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Policy Forum

Reproductive strategies and rockfish: A life history traits framework for fisheries management

Any trip to an aquarium or seafood market reveals the incredible variety of fishes. These fishes not only differ in how they look, but in traits related to life history. Life history traits include maximum body size, longevity, age at maturity, and fecundity – the number of eggs produced. Fishes that have the same phylogeny, or evolutionary history, share similar traits. Conversely, unrelated fishes occasionally evolve similar traits independently.

From quiet meadows to open ocean: why seagrass meadows are important for fisheries

A meadow under the sea? Not to be confused with seaweeds, seagrasses are land plants that have adapted to living their entire lives submerged in saltwater. They are close relatives of terrestrial grasses, seagrasses are thought to have colonized marine environments several millions of years ago. Different species of seagrass are found in tropic and temperate regions around the world from Southeast Asia to Scandinavia and all around North America. They are known as a “foundation species” because they create important habitat for a wide array of other organisms.

Regulating New Fisheries: Emerging Rules for Emerging Stocks

By Richard Caddell, Nereus Program Fellow at Utrecht University

It is increasingly evident that profound changes will be necessary to current fishing practices in order to meet future global demand for seafood. Many fisheries are already operating at or beyond their ecological and economic capacity, while climate change and associated processes are projected to have significant impacts upon the future distribution of fish stocks.

Climate change could increase fishing fuel consumption

We know that fuel use contributes to climate change, but in a vicious circle, climate change could also increase fuel use in fishing. This is due to fish shifting their distributions due to warming waters. With this increased use of fuel and the increasing price, small-scale and artisanal fishers will have a harder time sustaining livelihoods and feeding their families under climate change.

In response to: A Global Estimate of Seafood Consumption by Coastal Indigenous Peoples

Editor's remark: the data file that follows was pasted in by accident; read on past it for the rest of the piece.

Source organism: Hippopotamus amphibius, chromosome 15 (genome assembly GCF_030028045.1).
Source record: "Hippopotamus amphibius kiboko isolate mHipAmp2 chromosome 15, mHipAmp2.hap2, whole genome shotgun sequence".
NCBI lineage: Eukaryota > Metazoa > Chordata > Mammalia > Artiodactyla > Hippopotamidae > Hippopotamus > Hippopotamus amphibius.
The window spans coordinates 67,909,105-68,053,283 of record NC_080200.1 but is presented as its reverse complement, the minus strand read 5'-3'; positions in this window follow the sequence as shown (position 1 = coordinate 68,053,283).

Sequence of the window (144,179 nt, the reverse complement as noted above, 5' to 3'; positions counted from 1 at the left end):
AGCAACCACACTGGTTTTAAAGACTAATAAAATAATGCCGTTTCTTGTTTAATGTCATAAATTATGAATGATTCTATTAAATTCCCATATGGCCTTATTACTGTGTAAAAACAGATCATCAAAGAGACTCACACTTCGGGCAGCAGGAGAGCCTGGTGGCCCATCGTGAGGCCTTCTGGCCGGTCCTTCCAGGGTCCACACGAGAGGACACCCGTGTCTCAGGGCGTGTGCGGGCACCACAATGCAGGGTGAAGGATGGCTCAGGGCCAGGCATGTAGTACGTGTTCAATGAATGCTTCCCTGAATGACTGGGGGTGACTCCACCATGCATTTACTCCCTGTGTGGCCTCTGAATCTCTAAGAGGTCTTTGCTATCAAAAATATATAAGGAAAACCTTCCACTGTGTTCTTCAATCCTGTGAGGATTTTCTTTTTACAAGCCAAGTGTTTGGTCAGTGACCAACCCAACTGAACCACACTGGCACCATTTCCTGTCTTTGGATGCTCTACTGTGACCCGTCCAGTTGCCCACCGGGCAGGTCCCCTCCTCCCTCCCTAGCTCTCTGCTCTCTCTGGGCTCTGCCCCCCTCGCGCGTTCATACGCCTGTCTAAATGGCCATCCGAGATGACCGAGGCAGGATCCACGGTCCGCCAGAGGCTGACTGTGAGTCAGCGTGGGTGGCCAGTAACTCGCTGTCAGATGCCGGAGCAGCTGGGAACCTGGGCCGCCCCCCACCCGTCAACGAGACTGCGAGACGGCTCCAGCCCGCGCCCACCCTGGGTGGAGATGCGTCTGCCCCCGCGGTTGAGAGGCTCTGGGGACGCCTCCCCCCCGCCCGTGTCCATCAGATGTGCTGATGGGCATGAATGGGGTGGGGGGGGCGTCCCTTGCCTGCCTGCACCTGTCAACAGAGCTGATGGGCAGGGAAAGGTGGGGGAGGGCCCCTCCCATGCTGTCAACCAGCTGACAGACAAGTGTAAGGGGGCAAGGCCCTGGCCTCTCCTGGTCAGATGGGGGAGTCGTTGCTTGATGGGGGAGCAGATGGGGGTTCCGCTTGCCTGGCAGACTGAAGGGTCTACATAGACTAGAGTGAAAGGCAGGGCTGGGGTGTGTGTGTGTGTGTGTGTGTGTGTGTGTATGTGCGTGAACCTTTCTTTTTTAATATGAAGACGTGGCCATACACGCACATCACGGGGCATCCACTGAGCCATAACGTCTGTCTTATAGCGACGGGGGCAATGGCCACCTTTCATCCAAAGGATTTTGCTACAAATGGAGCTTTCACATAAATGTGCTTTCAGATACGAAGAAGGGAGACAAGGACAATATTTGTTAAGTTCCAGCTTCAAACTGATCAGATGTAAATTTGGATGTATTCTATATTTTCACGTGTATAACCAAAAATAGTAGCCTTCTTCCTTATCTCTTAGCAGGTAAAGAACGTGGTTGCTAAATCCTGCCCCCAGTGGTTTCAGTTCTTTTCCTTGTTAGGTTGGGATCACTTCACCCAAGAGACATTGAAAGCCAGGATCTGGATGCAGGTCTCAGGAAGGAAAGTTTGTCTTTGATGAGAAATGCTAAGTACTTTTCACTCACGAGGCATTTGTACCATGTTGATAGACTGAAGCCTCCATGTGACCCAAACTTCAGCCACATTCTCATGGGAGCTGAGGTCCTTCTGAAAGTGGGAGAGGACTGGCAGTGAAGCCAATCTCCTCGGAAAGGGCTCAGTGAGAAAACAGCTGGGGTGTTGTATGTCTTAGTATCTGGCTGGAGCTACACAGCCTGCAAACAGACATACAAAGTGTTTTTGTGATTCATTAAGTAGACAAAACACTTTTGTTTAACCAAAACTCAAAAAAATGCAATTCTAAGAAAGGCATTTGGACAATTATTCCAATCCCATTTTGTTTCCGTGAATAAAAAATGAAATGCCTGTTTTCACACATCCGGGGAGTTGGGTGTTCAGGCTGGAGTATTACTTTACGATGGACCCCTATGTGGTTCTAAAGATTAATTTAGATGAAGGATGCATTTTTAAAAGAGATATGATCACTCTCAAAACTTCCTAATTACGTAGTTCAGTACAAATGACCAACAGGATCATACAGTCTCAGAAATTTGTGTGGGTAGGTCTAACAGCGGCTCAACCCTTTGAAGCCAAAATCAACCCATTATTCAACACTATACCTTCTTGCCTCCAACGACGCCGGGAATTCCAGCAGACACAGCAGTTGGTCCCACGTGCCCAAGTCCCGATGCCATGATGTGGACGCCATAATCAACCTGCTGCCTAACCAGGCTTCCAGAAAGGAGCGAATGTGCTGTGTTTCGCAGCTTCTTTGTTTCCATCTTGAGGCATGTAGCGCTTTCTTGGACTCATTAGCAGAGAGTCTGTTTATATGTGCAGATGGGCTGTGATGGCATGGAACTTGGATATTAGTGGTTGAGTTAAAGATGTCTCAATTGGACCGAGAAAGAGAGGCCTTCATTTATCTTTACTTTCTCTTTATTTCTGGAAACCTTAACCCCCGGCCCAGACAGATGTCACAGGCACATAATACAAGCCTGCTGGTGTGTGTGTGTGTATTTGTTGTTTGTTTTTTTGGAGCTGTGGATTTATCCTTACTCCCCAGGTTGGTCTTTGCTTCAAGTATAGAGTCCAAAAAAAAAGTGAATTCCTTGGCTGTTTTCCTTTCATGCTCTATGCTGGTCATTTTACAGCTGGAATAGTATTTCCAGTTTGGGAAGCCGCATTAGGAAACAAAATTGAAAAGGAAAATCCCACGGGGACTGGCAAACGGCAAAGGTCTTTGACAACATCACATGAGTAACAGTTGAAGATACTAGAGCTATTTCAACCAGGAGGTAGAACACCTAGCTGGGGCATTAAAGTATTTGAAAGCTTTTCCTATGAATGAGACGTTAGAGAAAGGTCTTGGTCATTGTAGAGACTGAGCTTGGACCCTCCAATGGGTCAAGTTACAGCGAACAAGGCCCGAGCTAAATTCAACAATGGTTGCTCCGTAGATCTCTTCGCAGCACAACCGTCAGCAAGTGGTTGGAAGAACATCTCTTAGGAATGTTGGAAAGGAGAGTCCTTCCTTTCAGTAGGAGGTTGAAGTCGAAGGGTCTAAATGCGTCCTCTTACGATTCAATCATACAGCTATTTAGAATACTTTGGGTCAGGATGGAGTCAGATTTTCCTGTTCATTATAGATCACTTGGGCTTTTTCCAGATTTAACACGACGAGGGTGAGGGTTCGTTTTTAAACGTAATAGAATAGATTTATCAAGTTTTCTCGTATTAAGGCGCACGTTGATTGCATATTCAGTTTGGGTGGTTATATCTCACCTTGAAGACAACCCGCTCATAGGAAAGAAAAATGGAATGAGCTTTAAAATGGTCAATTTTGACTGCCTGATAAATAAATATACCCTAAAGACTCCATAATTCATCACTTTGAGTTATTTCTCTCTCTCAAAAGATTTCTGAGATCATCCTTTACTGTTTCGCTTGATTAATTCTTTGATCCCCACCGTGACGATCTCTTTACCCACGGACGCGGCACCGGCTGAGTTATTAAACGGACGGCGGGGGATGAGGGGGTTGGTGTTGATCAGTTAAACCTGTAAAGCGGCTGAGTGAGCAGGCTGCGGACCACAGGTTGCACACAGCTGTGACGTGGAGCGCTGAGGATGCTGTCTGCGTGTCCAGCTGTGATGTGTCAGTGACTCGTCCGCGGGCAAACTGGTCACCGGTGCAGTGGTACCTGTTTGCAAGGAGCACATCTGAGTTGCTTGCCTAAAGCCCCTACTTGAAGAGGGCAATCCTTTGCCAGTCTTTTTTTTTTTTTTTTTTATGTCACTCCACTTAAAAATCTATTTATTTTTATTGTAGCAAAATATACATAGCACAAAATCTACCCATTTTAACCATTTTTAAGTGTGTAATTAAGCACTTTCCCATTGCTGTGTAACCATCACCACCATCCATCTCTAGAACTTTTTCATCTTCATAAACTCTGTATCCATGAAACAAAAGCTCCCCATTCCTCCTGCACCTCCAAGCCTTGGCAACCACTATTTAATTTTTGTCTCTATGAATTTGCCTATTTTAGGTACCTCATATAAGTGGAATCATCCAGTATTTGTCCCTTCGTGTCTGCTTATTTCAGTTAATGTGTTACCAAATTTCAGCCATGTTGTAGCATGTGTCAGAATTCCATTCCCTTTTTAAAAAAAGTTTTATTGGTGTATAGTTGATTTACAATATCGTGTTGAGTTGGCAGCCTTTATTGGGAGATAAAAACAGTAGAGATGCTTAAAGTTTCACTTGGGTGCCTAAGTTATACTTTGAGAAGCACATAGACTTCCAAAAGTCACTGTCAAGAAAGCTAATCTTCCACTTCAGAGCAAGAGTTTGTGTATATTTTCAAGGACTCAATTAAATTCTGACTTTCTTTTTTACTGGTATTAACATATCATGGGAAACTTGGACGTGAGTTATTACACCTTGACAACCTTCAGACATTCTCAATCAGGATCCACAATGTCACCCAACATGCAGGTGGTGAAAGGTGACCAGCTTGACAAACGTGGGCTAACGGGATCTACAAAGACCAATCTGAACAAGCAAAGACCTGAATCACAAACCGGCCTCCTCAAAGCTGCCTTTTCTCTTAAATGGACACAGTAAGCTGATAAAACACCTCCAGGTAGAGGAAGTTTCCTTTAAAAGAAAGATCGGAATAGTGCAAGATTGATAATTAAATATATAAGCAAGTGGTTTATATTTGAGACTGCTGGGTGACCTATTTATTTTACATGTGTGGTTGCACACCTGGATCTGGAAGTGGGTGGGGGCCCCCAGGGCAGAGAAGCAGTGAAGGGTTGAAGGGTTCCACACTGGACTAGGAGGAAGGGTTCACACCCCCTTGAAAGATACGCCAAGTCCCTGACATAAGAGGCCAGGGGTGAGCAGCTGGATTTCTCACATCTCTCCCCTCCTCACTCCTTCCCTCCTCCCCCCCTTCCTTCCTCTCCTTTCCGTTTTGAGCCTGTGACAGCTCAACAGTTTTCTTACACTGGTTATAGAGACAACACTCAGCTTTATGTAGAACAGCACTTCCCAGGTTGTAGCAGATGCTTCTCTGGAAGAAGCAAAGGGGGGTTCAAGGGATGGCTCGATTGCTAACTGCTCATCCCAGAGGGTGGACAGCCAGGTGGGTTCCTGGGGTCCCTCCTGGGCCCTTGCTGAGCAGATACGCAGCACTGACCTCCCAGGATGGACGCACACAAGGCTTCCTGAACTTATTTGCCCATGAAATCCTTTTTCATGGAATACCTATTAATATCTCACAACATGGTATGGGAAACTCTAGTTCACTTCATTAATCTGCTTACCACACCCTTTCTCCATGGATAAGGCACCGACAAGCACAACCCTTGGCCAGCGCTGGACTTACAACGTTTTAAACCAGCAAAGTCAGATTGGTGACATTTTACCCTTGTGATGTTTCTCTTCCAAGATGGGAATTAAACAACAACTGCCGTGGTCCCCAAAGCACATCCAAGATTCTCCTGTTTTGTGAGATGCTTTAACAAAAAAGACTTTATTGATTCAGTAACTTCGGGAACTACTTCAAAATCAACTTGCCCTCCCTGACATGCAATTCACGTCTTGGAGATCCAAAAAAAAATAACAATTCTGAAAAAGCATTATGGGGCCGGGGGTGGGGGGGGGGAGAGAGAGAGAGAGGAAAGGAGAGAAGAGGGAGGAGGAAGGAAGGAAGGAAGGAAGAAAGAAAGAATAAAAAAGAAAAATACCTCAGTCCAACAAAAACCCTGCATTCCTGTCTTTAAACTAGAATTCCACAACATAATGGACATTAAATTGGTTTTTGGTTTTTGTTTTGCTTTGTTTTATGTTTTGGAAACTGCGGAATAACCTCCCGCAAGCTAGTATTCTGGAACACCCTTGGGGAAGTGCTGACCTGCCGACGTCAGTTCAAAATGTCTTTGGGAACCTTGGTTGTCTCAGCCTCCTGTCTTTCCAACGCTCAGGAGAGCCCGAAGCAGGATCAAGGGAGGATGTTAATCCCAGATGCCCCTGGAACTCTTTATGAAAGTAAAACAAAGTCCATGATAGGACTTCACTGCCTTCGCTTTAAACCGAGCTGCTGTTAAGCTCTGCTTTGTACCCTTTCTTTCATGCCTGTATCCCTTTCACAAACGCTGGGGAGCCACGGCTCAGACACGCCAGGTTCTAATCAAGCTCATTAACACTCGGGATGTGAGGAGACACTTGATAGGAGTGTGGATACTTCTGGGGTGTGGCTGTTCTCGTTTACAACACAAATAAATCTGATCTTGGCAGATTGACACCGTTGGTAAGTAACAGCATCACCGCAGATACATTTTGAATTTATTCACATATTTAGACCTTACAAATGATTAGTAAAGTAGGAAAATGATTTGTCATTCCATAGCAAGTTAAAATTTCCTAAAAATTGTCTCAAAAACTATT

Traditionally, Indigenous people have resisted research, especially quantitative research that has fed into the imposition of discriminatory socio-economic and political policies to the detriment of Indigenous communities. However, having access to a global database that quantifies fish consumption specifically by Coastal Indigenous peoples around the world, is a critical contribution to Indigenous struggle on a number of fronts.

The Madingley model and questions of abstraction and scale

Madingley is a global computational model. To a broad approximation, the Madingley model represents all (most) forms of life. It achieves this by using what’s called a functional-type representation. Species are aggregated in to broad categories that describe a select number of their properties, rather than everything about them. For some, this conceptual leap is too much. Why take a step towards representing all life, but miss the explicit inclusion of species? The answer lies in making the best of human knowledge, and balancing computational expense.

Mexico needs to rethink environmental protection budget cuts, prioritize ecologically-sustainable human development

By Andrés M. Cisneros-Montemayor

Mexico recently released its budget for 2017, and among the top five largest cuts were environmental protection (down by 37%), culture (-30%), and education (-11%). Political rhetoric aside, these cuts reflect a continuing view of these issues as minor, long-term, or otherwise less important or pressing. The problem is, these views also directly contradict a growing recognition in international policy of the importance of the environment, culture and education, in and of themselves, but also as part of an interdependent suite of human development goals.